"Vous savez ?"
In spoken French, questions are almost always indicated just by tone of voice. Inversion (Savez-vous?) is mainly used in writing. In English, both forms are acceptable--You know? and Do you know?--but they have slightly different meanings, as you've pointed out. In French, there is no difference in meaning, only a difference in how informally they come across (you would not use Vous savez? in formal writing). Hope that makes sense!
From what I understand, connaître means to be familiar with. For example, we would say "I know this street," or "I know him, we met at school."
Savoir is more to know as a fact. As in "I know that you're angry" or "I know the answer is five." It can also be used in the sense you mentioned, adding a "how." So "Do you know how to drive?" would be "Savez-vous conduire?"
Someone please correct me if I am wrong.
Hey, Sitesurf, I have noticed non-French natives on social media write "j'suis... (whatever)" and just assumed they mistakenly dropped the "e" in je because they heard it said that way.
Now, I see you wrote "t'sais" which makes me think it is not unusual to drop the vowels that way, albeit informally, to sort of mimic how the phrases sound. Is that correct? A kind of shorthand way of writing among friends, not unlike how I may text my friend "Hey, JJ, 'sup?" when I really mean, "Hey, JJ, what's up?"
Is that the case?
Yes, that is right. "je" and "tu" are often "elided" in speech: "je suis" becomes "j'suis" and the sound of it is "shui".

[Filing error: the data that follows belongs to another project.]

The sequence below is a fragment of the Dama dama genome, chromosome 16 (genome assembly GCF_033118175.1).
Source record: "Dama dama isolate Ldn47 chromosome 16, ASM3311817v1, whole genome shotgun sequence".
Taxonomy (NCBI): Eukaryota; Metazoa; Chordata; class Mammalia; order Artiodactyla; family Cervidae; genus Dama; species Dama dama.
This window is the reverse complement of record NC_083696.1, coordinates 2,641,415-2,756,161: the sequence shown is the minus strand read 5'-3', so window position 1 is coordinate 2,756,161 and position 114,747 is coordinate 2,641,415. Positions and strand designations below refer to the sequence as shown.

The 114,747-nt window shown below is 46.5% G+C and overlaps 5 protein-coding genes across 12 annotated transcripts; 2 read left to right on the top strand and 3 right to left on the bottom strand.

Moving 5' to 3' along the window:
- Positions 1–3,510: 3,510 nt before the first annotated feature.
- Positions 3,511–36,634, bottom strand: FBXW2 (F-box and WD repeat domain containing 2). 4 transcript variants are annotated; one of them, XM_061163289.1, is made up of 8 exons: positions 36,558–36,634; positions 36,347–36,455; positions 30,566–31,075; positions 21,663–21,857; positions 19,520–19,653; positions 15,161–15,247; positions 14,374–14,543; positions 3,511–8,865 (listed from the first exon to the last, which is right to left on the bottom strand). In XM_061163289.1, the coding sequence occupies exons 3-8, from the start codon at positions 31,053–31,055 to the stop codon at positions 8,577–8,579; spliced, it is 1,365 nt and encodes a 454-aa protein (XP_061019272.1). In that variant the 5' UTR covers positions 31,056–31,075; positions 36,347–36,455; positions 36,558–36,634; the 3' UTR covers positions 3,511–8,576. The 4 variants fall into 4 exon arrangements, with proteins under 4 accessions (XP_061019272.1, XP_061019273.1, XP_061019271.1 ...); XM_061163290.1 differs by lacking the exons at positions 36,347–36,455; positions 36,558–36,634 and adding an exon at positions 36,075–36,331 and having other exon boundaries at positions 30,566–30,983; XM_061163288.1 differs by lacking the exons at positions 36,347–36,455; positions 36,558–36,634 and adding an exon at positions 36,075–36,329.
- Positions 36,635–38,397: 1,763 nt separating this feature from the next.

Some words disappear, "ne" in negations, for example: "je ne sais pas" becomes "j'sais pas" (sound "shais pas").
You may find those in writing in novels or theater dialogues when the author wants to convey the way characters are supposed to speak.
But in the media, quotes are generally "rewritten" to look right.
Your proposal is grammatically correct, but it is not only a translation but an adaptation. We don't know, from "vous savez ?" what is known, since there is no context. You could invent many other variants, but none of either would simply translate "vous savez ?".
- do you know how to? = savez-vous/sais-tu comment faire ?
I find looking the word up in a dictionary like Larousse can often help you understand a suggested synonym that you find confusing.
In this case, I believe savoir is given the synonym "can" because when you "know how to (do something)", it can be said that "you can (do that thing)".
je sais lire
= I know how to read => I can read
"connaître" is used with people and places and "savoir" with facts and things learnt:
Therefore, you know = tu connais, vous connaissez OR tu sais, vous savez
you know France and French people = tu connais/vous connaissez la France et les Français
you know your lesson = tu sais ta leçon/vous savez votre leçon